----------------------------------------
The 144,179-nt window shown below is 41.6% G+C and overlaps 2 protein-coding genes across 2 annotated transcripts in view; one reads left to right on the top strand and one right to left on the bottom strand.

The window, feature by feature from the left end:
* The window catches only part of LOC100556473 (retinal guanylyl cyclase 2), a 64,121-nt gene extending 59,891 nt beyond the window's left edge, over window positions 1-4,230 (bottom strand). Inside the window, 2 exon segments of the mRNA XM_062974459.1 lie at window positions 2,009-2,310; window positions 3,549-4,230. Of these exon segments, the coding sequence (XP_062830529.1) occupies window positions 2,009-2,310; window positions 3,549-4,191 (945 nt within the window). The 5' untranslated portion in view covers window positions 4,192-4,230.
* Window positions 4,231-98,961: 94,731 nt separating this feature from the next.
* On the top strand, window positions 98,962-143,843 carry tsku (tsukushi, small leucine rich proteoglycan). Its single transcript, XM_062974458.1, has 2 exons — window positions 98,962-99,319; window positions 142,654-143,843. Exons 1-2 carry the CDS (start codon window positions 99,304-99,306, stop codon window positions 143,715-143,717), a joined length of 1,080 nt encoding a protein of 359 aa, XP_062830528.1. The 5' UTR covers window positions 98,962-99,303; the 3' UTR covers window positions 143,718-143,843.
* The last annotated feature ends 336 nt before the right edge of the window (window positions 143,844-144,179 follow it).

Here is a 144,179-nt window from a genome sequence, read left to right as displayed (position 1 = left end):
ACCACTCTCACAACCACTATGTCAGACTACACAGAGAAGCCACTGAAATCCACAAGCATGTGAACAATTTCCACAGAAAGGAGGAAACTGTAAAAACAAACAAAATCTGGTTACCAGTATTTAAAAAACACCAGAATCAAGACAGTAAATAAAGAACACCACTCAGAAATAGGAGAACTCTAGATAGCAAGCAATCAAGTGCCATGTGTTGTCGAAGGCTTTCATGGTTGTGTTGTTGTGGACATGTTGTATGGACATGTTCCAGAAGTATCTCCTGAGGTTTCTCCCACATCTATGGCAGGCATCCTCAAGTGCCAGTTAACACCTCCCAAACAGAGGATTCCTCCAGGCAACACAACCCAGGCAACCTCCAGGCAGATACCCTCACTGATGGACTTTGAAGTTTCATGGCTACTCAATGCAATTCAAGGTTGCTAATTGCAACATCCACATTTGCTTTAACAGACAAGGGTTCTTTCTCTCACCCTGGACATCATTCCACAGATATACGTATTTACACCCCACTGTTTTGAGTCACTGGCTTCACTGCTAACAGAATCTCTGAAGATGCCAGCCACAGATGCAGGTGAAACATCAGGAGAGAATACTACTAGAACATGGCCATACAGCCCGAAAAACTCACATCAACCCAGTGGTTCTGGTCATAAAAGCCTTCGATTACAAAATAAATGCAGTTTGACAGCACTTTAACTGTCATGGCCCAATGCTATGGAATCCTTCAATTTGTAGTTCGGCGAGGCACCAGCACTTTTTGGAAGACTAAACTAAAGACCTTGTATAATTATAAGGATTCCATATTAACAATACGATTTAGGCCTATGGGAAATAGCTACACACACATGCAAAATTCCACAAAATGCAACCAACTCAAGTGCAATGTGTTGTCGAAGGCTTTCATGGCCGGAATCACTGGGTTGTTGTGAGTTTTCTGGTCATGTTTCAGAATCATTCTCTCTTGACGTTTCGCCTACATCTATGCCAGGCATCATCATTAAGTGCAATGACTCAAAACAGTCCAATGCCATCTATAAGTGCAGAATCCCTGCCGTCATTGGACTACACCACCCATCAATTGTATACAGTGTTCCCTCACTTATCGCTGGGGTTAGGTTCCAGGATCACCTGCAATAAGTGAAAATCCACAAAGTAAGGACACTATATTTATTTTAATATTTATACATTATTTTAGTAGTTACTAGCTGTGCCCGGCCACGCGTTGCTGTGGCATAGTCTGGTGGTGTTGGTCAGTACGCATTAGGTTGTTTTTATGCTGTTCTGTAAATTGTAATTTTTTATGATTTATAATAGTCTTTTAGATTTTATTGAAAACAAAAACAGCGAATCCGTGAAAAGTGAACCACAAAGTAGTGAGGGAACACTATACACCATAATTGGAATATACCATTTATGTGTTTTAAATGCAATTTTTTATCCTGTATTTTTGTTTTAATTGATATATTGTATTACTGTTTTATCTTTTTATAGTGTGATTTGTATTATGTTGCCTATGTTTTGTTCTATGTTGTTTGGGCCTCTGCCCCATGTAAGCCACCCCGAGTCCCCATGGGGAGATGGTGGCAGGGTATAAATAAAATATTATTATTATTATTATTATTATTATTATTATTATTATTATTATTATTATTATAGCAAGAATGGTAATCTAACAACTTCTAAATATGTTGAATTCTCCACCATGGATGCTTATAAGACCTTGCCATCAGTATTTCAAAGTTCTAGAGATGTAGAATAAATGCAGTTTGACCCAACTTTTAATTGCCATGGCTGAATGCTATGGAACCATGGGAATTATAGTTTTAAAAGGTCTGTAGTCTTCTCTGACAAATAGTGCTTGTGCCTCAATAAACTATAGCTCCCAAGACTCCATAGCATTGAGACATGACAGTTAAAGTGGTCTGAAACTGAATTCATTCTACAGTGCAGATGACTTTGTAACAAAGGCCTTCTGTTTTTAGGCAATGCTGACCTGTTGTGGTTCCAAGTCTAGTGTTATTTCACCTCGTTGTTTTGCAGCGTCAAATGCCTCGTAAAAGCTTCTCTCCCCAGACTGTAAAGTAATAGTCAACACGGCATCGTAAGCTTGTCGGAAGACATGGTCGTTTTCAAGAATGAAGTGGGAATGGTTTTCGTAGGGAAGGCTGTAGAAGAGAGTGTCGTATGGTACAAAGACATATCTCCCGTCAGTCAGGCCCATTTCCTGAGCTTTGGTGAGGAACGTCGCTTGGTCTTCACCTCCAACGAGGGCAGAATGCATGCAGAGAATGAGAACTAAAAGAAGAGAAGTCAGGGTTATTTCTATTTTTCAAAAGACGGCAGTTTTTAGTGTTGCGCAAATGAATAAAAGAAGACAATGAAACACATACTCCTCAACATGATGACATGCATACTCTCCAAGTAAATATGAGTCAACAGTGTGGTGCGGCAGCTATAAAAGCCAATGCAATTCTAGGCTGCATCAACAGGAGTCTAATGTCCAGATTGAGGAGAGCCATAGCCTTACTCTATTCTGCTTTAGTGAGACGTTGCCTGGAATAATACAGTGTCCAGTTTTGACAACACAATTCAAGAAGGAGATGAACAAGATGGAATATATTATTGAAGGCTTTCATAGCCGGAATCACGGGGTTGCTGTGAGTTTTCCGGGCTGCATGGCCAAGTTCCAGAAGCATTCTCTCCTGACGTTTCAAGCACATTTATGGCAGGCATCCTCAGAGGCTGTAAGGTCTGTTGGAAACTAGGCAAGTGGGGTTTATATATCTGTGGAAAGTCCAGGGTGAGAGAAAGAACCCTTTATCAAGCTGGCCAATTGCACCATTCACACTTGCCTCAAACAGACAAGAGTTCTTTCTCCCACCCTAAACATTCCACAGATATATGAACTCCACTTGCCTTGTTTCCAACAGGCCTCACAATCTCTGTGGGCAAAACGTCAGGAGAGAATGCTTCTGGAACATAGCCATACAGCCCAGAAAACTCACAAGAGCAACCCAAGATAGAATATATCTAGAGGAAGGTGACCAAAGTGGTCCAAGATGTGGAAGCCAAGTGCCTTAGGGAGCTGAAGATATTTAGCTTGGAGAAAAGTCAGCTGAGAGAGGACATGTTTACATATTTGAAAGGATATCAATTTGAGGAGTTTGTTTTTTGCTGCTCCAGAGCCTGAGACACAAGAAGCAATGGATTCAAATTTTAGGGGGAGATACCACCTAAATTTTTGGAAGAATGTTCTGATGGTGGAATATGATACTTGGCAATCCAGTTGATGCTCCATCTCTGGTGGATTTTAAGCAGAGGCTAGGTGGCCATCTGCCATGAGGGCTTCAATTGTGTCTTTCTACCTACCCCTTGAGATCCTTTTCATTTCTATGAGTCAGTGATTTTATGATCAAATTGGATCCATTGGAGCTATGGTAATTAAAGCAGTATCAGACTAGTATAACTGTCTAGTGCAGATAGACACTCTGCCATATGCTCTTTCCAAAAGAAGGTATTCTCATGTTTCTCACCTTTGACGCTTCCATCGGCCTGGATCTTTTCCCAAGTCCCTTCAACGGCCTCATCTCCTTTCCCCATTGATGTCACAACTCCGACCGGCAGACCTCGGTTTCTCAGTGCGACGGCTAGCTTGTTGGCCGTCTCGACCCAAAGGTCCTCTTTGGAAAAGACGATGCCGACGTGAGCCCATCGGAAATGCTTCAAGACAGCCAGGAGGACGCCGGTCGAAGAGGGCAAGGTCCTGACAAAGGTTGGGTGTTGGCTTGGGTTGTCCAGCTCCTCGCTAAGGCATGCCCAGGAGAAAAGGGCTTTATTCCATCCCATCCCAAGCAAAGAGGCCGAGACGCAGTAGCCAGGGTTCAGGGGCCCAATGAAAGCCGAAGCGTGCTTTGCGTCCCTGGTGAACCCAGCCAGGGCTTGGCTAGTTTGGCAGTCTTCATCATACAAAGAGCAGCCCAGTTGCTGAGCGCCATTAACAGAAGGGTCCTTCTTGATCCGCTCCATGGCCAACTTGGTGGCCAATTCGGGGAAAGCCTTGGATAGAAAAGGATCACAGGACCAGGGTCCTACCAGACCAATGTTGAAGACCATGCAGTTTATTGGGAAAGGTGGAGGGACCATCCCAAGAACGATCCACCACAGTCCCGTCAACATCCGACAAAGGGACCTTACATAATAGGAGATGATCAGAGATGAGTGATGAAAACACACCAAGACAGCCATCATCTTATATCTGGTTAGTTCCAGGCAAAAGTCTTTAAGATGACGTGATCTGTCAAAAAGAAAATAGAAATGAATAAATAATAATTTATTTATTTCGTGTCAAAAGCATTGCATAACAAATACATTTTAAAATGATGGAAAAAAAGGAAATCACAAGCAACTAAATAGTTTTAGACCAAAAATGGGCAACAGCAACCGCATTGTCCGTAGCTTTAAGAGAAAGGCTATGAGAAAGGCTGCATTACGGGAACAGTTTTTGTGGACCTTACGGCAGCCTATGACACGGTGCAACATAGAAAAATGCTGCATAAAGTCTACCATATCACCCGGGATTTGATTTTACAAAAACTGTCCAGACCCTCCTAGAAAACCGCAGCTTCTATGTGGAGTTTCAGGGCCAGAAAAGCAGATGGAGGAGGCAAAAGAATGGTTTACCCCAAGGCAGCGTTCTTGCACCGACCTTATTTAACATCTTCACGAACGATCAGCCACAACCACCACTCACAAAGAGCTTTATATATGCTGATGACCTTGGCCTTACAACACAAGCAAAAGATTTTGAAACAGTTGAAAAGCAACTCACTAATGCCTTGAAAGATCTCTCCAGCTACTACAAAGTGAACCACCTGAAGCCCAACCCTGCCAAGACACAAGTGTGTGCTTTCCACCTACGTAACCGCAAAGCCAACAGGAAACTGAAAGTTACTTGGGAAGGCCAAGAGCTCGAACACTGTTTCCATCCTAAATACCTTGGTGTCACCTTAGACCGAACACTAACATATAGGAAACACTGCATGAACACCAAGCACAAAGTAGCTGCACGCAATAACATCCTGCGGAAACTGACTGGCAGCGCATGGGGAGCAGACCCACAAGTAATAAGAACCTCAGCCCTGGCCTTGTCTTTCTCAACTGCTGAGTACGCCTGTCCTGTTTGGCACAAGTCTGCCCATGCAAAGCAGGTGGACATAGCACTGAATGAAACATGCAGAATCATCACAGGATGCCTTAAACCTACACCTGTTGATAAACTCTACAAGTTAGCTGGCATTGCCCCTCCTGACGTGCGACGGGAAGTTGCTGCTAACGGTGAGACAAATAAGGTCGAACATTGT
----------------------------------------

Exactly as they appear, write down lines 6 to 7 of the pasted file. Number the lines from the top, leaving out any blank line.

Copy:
* The last annotated feature ends 336 nt before the right edge of the window (window positions 143,844-144,179 follow it).

Here is a 144,179-nt window from a genome sequence, read left to right as displayed (position 1 = left end):